AICOA is more precise than the Sherman Act, the landmark 19th-century antitrust law. Section 1 of that statute declares that “[e]very contract . . . in restraint of trade or commerce” is illegal. Despite the vagary, for 130 years, courts and enforcers have applied this and other antitrust laws (albeit overly cautiously). This deep foundation of antitrust jurisprudence—thousands of cases—will guide courts in applying AICOA, including determining when businesses are “similarly situated” or competition is materially harmed. Indeed, the Sherman Act’s spartan language is echoed word for word in state antitrust laws, such as the Texas Free Enterprise and Antitrust Act of 1983—if state enforcers wanted to use antitrust laws to target actions taken pursuant to Terms of Service, they would already be doing it.

AICOA could not be meaningfully applied against content moderation practices. That’s speculation that ignores the nature of antitrust enforcement and precedent. It’s telling that critics never walk through the hypothetical scenario they fear. Further, when plaintiffs try to use ill-fitting laws to silence critics, they tend to lose. At Yelp, we’ve faced many such cases under the Fair Labor Standards Act, RICO Act, Sherman Act, and California’s right to publicity statute, among others. These cases targeted content moderation and all failed early. Meritless prosecutions under AICOA would fare no better. At most, there would be a modest increase in the litigation budget of the world’s largest corporations.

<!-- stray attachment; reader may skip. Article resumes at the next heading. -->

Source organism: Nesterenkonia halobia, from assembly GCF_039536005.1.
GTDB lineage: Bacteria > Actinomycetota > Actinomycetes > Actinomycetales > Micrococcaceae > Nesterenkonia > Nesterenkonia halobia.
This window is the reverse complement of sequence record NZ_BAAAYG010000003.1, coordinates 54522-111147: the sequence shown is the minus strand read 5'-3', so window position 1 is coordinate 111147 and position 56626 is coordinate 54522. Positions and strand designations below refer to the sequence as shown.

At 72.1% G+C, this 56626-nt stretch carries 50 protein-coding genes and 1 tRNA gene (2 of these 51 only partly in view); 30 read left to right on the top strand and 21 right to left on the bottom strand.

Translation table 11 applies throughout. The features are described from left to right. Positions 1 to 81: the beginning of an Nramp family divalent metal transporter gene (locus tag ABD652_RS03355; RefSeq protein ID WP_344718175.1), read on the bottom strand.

Detractors point to the bogeyman of Parler, which filed a Sherman Act claim against Amazon after it cut Parler’s web hosting services while Twitter stayed online. But Parler resoundingly lost, with the judge noting it “failed to do more than raise the specter of preferential treatment of Twitter by AWS,” and Parler and Twitter were not similarly situated. Without evidence of discrimination between similarly situated companies, this claim would have lost under AICOA. 

Nonetheless, critics urge legislators to carve out content moderation practices and defenses under the First Amendment and section 230 of the Communications Decency Act (CDA), which protects online platforms from claims related to the speech of others–defenses Yelp routinely uses. Given the political moment and limited time, any serious attempt to inject CDA or make sweeping amendments around content moderation (already contentious topics in Congress) would likely doom it. Edits are also unnecessary–if a court determines enforcement of AICOA in a case violates the First Amendment or CDA, it will dismiss the case. Explicit references could expand the scope of these defenses, chilling antitrust enforcement and spurring renewed efforts to dismantle the CDA and weaken the First Amendment.

Rather than focusing on phantom abuses, legislators should pass AICOA and provide tools to combat real anticompetitive harms.

Disclosure: Yelp is a competitor to Google and a witness in an antitrust lawsuit brought against Google by the US Department of Justice, and several states. The passage of the American Innovation and Choice Online Act could increase the likelihood of additional antitrust proceedings against Google.